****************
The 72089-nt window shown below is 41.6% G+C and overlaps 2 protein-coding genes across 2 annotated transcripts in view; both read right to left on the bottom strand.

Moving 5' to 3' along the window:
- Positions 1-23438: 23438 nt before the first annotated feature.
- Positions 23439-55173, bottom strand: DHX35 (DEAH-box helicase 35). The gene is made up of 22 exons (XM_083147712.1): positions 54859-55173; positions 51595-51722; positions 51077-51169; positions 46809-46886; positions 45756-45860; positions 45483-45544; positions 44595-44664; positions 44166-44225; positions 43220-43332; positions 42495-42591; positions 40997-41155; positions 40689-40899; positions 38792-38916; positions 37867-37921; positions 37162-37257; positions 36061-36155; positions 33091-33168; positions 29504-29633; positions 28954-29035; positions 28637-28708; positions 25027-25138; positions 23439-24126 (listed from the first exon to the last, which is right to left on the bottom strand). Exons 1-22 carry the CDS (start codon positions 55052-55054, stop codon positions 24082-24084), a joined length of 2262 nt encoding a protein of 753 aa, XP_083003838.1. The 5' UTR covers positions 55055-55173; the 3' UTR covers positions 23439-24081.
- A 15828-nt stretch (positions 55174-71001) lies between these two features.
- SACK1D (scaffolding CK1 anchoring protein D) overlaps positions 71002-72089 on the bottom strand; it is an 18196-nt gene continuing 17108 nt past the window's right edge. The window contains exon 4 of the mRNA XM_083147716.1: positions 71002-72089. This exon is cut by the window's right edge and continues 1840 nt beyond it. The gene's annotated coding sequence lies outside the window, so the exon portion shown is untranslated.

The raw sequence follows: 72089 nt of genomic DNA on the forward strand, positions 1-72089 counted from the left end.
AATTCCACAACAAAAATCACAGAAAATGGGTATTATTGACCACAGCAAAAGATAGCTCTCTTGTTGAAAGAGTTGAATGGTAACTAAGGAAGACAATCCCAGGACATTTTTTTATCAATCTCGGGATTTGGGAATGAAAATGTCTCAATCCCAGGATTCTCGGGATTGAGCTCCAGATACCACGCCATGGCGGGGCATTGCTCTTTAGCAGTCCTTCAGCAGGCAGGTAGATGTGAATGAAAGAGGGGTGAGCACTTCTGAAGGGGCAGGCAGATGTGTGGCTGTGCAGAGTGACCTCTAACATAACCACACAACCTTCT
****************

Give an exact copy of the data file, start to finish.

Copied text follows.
The 72089-nt window shown below is 41.6% G+C and overlaps 2 protein-coding genes across 2 annotated transcripts in view; both read right to left on the bottom strand.

Moving 5' to 3' along the window:
- Positions 1-23438: 23438 nt before the first annotated feature.
- Positions 23439-55173, bottom strand: DHX35 (DEAH-box helicase 35). The gene is made up of 22 exons (XM_083147712.1): positions 54859-55173; positions 51595-51722; positions 51077-51169; positions 46809-46886; positions 45756-45860; positions 45483-45544; positions 44595-44664; positions 44166-44225; positions 43220-43332; positions 42495-42591; positions 40997-41155; positions 40689-40899; positions 38792-38916; positions 37867-37921; positions 37162-37257; positions 36061-36155; positions 33091-33168; positions 29504-29633; positions 28954-29035; positions 28637-28708; positions 25027-25138; positions 23439-24126 (listed from the first exon to the last, which is right to left on the bottom strand). Exons 1-22 carry the CDS (start codon positions 55052-55054, stop codon positions 24082-24084), a joined length of 2262 nt encoding a protein of 753 aa, XP_083003838.1. The 5' UTR covers positions 55055-55173; the 3' UTR covers positions 23439-24081.
- A 15828-nt stretch (positions 55174-71001) lies between these two features.
- SACK1D (scaffolding CK1 anchoring protein D) overlaps positions 71002-72089 on the bottom strand; it is an 18196-nt gene continuing 17108 nt past the window's right edge. The window contains exon 4 of the mRNA XM_083147716.1: positions 71002-72089. This exon is cut by the window's right edge and continues 1840 nt beyond it. The gene's annotated coding sequence lies outside the window, so the exon portion shown is untranslated.

The raw sequence follows: 72089 nt of genomic DNA on the forward strand, positions 1-72089 counted from the left end.
AATTCCACAACAAAAATCACAGAAAATGGGTATTATTGACCACAGCAAAAGATAGCTCTCTTGTTGAAAGAGTTGAATGGTAACTAAGGAAGACAATCCCAGGACATTTTTTTATCAATCTCGGGATTTGGGAATGAAAATGTCTCAATCCCAGGATTCTCGGGATTGAGCTCCAGATACCACGCCATGGCGGGGCATTGCTCTTTAGCAGTCCTTCAGCAGGCAGGTAGATGTGAATGAAAGAGGGGTGAGCACTTCTGAAGGGGCAGGCAGATGTGTGGCTGTGCAGAGTGACCTCTAACATAACCACACAACCTTCT